I’m really a desparate romantic at heart. The cheesiest cliched film moments, done right, will get me, every time. Desperado was one long bunch of formulaic cheesy moments, filmed on the tightest of tight budgets. But not nearly as tight a budget as El Mariachi, when Robert Rodriquez checked himself into a research hospital and used the money they paid him from that to film El Mariachi – scenes in that movie were done in one take, because he couldn’t afford the film for second or third passes. But…it’s not a bad movie, despite the budget. It got a fair amount of attention at the Cannes Film Festival, which got Robert Rodriquez the financial backing he needed to film Desperado.
He was smart. He wrote and filmed Desparado in English, making it accessible for a bigger English-speaking audience.
And (sigh), perhaps the smartest move he made – he got the relatively unknown actor at the time, Antonio Banderas, to play the lead.
Desperado is chock full of “moments.” And blood. It’s a Mexican gangster movie, so if you’ve never seen it, be warned. It’s brutal, crude and at times it’s laugh out loud funny. It’s also one of my favourite movies of all times, not just because it’s got a romance at the heart of it. It’s also a magic lesson in the art of story-telling and myth-making.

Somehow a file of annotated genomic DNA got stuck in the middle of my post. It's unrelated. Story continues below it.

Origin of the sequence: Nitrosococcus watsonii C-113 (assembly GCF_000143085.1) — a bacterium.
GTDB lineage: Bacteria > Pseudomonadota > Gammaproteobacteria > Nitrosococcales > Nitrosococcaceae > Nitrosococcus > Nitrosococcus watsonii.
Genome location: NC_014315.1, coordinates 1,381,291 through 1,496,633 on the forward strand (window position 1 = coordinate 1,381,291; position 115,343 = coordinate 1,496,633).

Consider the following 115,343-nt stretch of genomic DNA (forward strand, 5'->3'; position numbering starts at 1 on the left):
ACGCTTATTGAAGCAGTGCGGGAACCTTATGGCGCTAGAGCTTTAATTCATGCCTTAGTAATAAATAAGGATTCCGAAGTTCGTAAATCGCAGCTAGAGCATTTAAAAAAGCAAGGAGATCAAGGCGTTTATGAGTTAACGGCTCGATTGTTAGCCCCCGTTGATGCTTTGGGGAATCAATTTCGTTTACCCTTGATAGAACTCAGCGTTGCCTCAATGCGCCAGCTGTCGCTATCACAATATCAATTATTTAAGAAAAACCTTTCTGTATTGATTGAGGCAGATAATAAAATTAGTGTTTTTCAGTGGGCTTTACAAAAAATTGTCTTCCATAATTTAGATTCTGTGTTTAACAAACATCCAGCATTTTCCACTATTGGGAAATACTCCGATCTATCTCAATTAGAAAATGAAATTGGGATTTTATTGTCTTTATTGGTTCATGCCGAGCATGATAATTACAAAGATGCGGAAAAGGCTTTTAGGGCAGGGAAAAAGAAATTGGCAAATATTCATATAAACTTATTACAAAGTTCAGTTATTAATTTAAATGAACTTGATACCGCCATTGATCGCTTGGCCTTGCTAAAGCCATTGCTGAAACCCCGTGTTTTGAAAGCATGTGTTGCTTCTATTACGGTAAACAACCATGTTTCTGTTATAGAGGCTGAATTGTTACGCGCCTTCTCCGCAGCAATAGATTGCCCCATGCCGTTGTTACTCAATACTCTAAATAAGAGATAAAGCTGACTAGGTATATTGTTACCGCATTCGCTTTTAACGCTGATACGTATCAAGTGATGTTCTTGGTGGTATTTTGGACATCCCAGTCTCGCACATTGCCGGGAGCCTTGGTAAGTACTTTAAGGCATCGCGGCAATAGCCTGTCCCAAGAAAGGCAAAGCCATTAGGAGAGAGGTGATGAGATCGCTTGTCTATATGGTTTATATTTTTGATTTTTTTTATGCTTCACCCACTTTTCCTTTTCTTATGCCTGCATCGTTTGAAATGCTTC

This is my second hats-off to Desparado. Last time, I bowed to the movie in general.
As usual, there’s spoilers – I can’t talk about the moment without laying a few spoilers down.
The hero, El Mariachi, and heroine, Carolina, have escaped the burning building onto the rooftop next door (I told you it was full of cliches) and are staring down at the bad guy, Bucho, who stands in front of the burning building, incensed that they’ve got away.
Carolina is distraught because her life’s savings have been destroyed in the blaze. But the hero is dealing with his own shock: The bad guy is his long lost big brother, and he can’t shoot him. He puts his gun away while Carolina rails at him to shoot Bucho before he gets away. She tells him she just lost all her money. Does he tell her the truth, that this is his brother? No.
But you can see him put it together in that one moment: How this changes everything. Not just his brother, but also Carolina. The whole pattern just shifted. Where she was just a woman he bedded before, now she is a commitment. The bad guy is now family…and a mortal enemy.
So he reaches out and takes her hand and leads her away.
It’s such a great moment!